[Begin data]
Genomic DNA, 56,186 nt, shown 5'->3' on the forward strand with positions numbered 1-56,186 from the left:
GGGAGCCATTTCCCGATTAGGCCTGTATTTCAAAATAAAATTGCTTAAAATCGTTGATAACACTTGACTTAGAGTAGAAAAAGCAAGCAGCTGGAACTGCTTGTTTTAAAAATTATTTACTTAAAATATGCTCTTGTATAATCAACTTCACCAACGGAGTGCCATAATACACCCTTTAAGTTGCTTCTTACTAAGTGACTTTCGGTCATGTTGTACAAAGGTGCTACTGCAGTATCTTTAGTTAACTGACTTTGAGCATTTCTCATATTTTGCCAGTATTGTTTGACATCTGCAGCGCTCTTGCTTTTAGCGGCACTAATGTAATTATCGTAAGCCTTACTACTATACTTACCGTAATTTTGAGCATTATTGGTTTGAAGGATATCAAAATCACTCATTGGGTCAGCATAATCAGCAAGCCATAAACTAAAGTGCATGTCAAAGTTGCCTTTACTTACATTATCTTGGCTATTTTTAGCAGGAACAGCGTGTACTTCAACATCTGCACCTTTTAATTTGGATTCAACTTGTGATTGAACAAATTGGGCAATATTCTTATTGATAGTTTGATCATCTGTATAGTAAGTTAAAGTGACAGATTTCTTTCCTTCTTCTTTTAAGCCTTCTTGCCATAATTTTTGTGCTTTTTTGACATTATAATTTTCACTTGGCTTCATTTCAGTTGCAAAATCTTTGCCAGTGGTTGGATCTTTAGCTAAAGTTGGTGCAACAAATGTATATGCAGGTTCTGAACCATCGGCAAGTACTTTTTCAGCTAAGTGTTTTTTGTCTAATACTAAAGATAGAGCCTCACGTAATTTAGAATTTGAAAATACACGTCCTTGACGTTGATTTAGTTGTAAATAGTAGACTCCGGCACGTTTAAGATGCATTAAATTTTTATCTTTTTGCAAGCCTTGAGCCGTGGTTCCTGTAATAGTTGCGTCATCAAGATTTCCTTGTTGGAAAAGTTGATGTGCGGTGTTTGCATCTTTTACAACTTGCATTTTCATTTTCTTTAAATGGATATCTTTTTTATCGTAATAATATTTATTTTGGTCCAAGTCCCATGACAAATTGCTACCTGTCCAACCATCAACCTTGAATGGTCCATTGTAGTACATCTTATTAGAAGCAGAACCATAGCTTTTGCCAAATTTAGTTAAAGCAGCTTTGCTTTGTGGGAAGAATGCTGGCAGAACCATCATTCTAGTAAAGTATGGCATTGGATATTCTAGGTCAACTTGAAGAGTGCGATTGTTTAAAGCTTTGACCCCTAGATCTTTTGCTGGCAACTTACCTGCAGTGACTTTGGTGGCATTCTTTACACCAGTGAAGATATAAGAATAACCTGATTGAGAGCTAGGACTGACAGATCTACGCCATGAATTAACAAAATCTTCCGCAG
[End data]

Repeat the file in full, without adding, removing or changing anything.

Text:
Genomic DNA, 56,186 nt, shown 5'->3' on the forward strand with positions numbered 1-56,186 from the left:
GGGAGCCATTTCCCGATTAGGCCTGTATTTCAAAATAAAATTGCTTAAAATCGTTGATAACACTTGACTTAGAGTAGAAAAAGCAAGCAGCTGGAACTGCTTGTTTTAAAAATTATTTACTTAAAATATGCTCTTGTATAATCAACTTCACCAACGGAGTGCCATAATACACCCTTTAAGTTGCTTCTTACTAAGTGACTTTCGGTCATGTTGTACAAAGGTGCTACTGCAGTATCTTTAGTTAACTGACTTTGAGCATTTCTCATATTTTGCCAGTATTGTTTGACATCTGCAGCGCTCTTGCTTTTAGCGGCACTAATGTAATTATCGTAAGCCTTACTACTATACTTACCGTAATTTTGAGCATTATTGGTTTGAAGGATATCAAAATCACTCATTGGGTCAGCATAATCAGCAAGCCATAAACTAAAGTGCATGTCAAAGTTGCCTTTACTTACATTATCTTGGCTATTTTTAGCAGGAACAGCGTGTACTTCAACATCTGCACCTTTTAATTTGGATTCAACTTGTGATTGAACAAATTGGGCAATATTCTTATTGATAGTTTGATCATCTGTATAGTAAGTTAAAGTGACAGATTTCTTTCCTTCTTCTTTTAAGCCTTCTTGCCATAATTTTTGTGCTTTTTTGACATTATAATTTTCACTTGGCTTCATTTCAGTTGCAAAATCTTTGCCAGTGGTTGGATCTTTAGCTAAAGTTGGTGCAACAAATGTATATGCAGGTTCTGAACCATCGGCAAGTACTTTTTCAGCTAAGTGTTTTTTGTCTAATACTAAAGATAGAGCCTCACGTAATTTAGAATTTGAAAATACACGTCCTTGACGTTGATTTAGTTGTAAATAGTAGACTCCGGCACGTTTAAGATGCATTAAATTTTTATCTTTTTGCAAGCCTTGAGCCGTGGTTCCTGTAATAGTTGCGTCATCAAGATTTCCTTGTTGGAAAAGTTGATGTGCGGTGTTTGCATCTTTTACAACTTGCATTTTCATTTTCTTTAAATGGATATCTTTTTTATCGTAATAATATTTATTTTGGTCCAAGTCCCATGACAAATTGCTACCTGTCCAACCATCAACCTTGAATGGTCCATTGTAGTACATCTTATTAGAAGCAGAACCATAGCTTTTGCCAAATTTAGTTAAAGCAGCTTTGCTTTGTGGGAAGAATGCTGGCAGAACCATCATTCTAGTAAAGTATGGCATTGGATATTCTAGGTCAACTTGAAGAGTGCGATTGTTTAAAGCTTTGACCCCTAGATCTTTTGCTGGCAACTTACCTGCAGTGACTTTGGTGGCATTCTTTACACCAGTGAAGATATAAGAATAACCTGATTGAGAGCTAGGACTGACAGATCTACGCCATGAATTAACAAAATCTTCCGCAG